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U-M study: Hospitalizations among adolescents with eating disorders spike during pandemic

Findings ‘emphasize how profoundly the pandemic has affected young people,’ says study’s author

Mental health experts say that isolation due to the coronavirus pandemic exacerbates depression, anxiety and suicidal thoughts for at-risk teens.
Mental health experts say that isolation due to the coronavirus pandemic exacerbates depression, anxiety and suicidal thoughts for at-risk teens. (Pexels)

ANN ARBOR – Michigan Medicine has seen a sharp rise in hospitalizations among adolescents with severe illness from eating disorders during the COVID-19 pandemic.

According to a new study, during the first 12 months of the pandemic, hospital admissions among this group more than doubled with 125 patients age 10-23 admitted compared to an average of 56 patients per year between 2017 and 2019.

The findings are consistent with the social upheaval caused by the pandemic, said the study’s lead author Alana Otto, an adolescent medicine physician at University of Michigan’s C.S. Mott Children’s Hospital.

“These findings emphasize how profoundly the pandemic has affected young people, who experienced school closures, cancelled extracurricular activities, and social isolation,” Otto said in a release. “Their entire worlds were turned upside down overnight. For adolescents with eating disorders and those at risk for eating disorders, these significant disruptions may have worsened or triggered symptoms.”

Otto said the numbers may only represent a small amount of adolescents with eating disorders who were negatively impacted by the pandemic, since the study only included those whose severe illness led them to be admitted to hospital.

The highest monthly admission rates occurred between December, 2020 and March 2021, when the study period ended.

Restrictive eating disorders may be marked by excessive exercise, dietary restriction and/or purging to lose weight.

Adolescents with depressive systems and low self-esteem are at high risk of developing eating disorders. Psychological factors, social influences and genetics also play roles in the development in such conditions.

“A stressful event may lead to the development of symptoms in a young person at risk for eating disorders,” Otto said in a release. “During the pandemic, the absence of routine, disruptions in daily activities and a sense of a loss of control are all possible contributing factors. For many adolescents, when everything feels out of control, the one thing they feel they can control is their eating.”

Some patients said they became stressed about gaining weight due to limitations in playing sports during the pandemic. Increased use of social media among young people may have also led to the exposure of negative messaging around weight and body image.

Otto said the closure of colleges may have caused more adolescents with severe malnutrition to seek help once they moved back in with their parents.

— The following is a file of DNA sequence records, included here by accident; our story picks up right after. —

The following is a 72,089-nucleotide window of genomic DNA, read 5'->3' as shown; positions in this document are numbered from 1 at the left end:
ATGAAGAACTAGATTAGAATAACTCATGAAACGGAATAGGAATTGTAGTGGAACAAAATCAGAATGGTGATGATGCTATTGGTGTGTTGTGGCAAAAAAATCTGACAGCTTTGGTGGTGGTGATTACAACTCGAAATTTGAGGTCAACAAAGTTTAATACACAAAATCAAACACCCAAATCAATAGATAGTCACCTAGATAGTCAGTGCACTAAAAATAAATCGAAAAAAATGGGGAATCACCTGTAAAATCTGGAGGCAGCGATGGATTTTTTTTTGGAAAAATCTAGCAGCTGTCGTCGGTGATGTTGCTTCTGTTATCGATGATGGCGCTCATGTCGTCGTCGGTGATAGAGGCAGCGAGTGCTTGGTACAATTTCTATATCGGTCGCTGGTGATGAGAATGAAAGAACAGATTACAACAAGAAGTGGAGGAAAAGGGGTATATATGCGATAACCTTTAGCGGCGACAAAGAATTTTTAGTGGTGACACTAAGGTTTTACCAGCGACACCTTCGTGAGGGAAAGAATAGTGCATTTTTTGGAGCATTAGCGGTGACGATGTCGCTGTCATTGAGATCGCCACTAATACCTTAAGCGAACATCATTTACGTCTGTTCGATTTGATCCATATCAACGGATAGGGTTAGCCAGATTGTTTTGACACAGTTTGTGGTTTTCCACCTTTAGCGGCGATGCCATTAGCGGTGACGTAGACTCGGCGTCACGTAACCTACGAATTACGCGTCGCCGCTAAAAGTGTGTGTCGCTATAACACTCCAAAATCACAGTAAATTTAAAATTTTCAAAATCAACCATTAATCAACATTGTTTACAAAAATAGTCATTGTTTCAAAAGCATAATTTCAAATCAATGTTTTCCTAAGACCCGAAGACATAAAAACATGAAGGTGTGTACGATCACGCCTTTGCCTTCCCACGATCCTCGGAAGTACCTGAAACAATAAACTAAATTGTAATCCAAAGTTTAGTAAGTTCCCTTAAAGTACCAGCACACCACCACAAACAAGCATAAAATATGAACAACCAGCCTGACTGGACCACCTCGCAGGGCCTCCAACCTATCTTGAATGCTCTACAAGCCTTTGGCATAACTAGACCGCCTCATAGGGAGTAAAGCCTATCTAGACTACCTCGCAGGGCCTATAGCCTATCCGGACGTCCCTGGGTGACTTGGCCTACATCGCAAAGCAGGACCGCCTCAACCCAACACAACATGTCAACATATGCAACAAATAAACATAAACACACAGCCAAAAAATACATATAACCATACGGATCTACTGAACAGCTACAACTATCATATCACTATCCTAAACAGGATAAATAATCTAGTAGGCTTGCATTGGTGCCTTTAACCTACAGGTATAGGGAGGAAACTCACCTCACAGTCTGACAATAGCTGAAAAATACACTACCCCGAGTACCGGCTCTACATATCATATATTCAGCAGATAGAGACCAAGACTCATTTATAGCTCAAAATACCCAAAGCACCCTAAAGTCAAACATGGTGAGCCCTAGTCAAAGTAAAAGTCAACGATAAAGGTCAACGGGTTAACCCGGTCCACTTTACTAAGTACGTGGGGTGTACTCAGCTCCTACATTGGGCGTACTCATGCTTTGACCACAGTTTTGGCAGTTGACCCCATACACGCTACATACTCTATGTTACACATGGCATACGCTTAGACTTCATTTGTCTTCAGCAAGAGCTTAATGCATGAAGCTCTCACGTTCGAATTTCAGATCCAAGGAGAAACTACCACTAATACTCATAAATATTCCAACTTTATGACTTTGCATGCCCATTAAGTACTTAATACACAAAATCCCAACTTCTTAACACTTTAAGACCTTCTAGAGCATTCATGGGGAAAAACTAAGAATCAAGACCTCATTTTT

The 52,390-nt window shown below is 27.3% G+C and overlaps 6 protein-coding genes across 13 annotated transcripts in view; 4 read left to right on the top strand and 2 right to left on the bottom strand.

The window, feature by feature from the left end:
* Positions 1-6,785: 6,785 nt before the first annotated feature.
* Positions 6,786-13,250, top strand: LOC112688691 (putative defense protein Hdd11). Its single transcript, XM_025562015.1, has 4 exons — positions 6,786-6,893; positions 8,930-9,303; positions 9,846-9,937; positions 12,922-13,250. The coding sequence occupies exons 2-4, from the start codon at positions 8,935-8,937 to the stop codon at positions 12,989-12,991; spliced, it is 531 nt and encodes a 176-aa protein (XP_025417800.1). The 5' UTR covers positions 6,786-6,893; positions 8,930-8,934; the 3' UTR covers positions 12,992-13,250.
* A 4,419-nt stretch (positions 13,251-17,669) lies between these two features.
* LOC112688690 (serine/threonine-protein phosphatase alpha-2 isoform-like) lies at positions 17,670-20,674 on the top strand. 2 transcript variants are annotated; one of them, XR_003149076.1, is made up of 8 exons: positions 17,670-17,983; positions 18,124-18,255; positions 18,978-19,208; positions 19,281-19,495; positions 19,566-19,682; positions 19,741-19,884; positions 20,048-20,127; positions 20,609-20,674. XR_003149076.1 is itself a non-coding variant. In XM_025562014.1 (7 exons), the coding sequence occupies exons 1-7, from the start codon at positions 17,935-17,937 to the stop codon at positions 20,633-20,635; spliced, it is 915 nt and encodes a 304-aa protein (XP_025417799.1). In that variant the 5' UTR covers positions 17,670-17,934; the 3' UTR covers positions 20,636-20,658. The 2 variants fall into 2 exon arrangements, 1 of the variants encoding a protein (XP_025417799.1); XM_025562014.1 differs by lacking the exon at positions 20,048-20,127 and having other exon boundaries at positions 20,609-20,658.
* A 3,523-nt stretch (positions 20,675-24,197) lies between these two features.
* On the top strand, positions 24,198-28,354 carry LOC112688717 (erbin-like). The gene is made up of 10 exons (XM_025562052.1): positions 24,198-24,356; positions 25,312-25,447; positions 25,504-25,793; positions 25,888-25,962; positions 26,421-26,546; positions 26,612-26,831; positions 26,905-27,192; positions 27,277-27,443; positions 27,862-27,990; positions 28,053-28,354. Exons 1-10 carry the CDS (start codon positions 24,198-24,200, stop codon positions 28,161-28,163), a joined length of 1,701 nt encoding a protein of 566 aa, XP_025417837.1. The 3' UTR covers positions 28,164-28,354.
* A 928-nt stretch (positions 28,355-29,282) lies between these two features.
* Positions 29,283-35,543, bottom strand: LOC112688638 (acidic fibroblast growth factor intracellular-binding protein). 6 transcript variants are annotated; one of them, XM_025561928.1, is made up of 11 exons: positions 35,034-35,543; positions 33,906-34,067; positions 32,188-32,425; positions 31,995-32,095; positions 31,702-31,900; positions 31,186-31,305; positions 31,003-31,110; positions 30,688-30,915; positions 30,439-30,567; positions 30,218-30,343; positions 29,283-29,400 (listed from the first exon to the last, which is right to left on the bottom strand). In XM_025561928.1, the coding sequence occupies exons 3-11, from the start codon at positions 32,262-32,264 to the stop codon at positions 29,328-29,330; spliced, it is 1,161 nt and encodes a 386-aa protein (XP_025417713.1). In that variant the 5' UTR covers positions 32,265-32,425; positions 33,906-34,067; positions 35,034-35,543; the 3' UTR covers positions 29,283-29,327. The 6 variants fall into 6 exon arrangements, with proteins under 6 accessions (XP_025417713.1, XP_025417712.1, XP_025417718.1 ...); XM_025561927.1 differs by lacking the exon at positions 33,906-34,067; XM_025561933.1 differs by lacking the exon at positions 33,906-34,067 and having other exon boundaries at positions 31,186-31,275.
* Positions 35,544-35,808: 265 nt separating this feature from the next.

Another factor could be delayed care for non-COVID patients. Treatments for many patients over the past year shifted online, reducing in-person visits to help reduce transmission of the virus, said the authors.

This reduced availability of face-to-face care could have impacted adolescents with eating disorders, said Otto. Patients undergoing treatment for eating disorders tend to have their weight and vital signs measured regularly and may undergo physical exams or lab tests.

Virtual visits may also compromise confidentiality for some patients.

“Although our findings reflect the experience of a single institution, they’re in line with emerging reports of the pandemic’s potential to have profound negative effects on the mental and physical health of adolescents across the globe,” Otto said in a statement. “Adolescents may be particularly vulnerable to negative effects of societal upheaval related to the pandemic and to developing eating disorders during the COVID-19 era.

“Providers who care for adolescents and teens should be attuned to these risks and monitor patients for signs and symptoms of an eating disorder.”

According to the study, adolescents admitted during the pandemic were less likely to have public insurance than those admitted prior to COVID. Insurance coverage gaps and qualified providers continue to be the greatest barriers to care.

“Access to care was already limited before the pandemic and now we’re seeing an increased demand for these services,” Otto said in a release. “As we see a wave of young people coming to the hospital for urgent medical concerns related to eating disorders, we need to be prepared to continue to care for them after they leave the hospital.

“I’m hopeful that as adolescents are able to go back to school and engage with friends and activities that are meaningful to them, we will see admissions decrease. But it takes time for these symptoms to develop and eating disorders generally last for months or years.”

About the Author:

Meredith has worked for WDIV since August 2017 and was voted one of Washtenaw County's best journalists in 2019 by eCurrent's readers. She covers the community of Ann Arbor and has a Master's degree in International Broadcast Journalism from City University London, UK.